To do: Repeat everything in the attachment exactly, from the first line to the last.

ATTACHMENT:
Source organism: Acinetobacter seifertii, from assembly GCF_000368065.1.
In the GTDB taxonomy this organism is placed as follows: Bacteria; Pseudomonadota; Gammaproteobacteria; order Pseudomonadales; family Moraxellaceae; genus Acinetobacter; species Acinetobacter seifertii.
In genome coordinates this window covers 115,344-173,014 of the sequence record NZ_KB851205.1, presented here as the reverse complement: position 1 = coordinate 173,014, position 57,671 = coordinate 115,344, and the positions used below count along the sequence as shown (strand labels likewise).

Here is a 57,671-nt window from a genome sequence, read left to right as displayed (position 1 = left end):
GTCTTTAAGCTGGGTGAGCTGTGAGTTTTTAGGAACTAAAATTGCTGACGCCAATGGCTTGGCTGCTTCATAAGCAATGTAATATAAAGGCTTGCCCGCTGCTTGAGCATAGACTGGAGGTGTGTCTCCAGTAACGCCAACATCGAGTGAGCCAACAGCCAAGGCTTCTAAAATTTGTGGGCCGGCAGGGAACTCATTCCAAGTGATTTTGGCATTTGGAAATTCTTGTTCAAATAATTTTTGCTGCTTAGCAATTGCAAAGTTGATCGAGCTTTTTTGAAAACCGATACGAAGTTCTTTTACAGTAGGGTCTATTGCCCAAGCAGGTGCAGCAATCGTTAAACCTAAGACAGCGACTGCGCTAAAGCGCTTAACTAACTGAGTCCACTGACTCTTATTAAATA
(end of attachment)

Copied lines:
Source organism: Acinetobacter seifertii, from assembly GCF_000368065.1.
In the GTDB taxonomy this organism is placed as follows: Bacteria; Pseudomonadota; Gammaproteobacteria; order Pseudomonadales; family Moraxellaceae; genus Acinetobacter; species Acinetobacter seifertii.
In genome coordinates this window covers 115,344-173,014 of the sequence record NZ_KB851205.1, presented here as the reverse complement: position 1 = coordinate 173,014, position 57,671 = coordinate 115,344, and the positions used below count along the sequence as shown (strand labels likewise).

Here is a 57,671-nt window from a genome sequence, read left to right as displayed (position 1 = left end):
GTCTTTAAGCTGGGTGAGCTGTGAGTTTTTAGGAACTAAAATTGCTGACGCCAATGGCTTGGCTGCTTCATAAGCAATGTAATATAAAGGCTTGCCCGCTGCTTGAGCATAGACTGGAGGTGTGTCTCCAGTAACGCCAACATCGAGTGAGCCAACAGCCAAGGCTTCTAAAATTTGTGGGCCGGCAGGGAACTCATTCCAAGTGATTTTGGCATTTGGAAATTCTTGTTCAAATAATTTTTGCTGCTTAGCAATTGCAAAGTTGATCGAGCTTTTTTGAAAACCGATACGAAGTTCTTTTACAGTAGGGTCTATTGCCCAAGCAGGTGCAGCAATCGTTAAACCTAAGACAGCGACTGCGCTAAAGCGCTTAACTAACTGAGTCCACTGACTCTTATTAAATA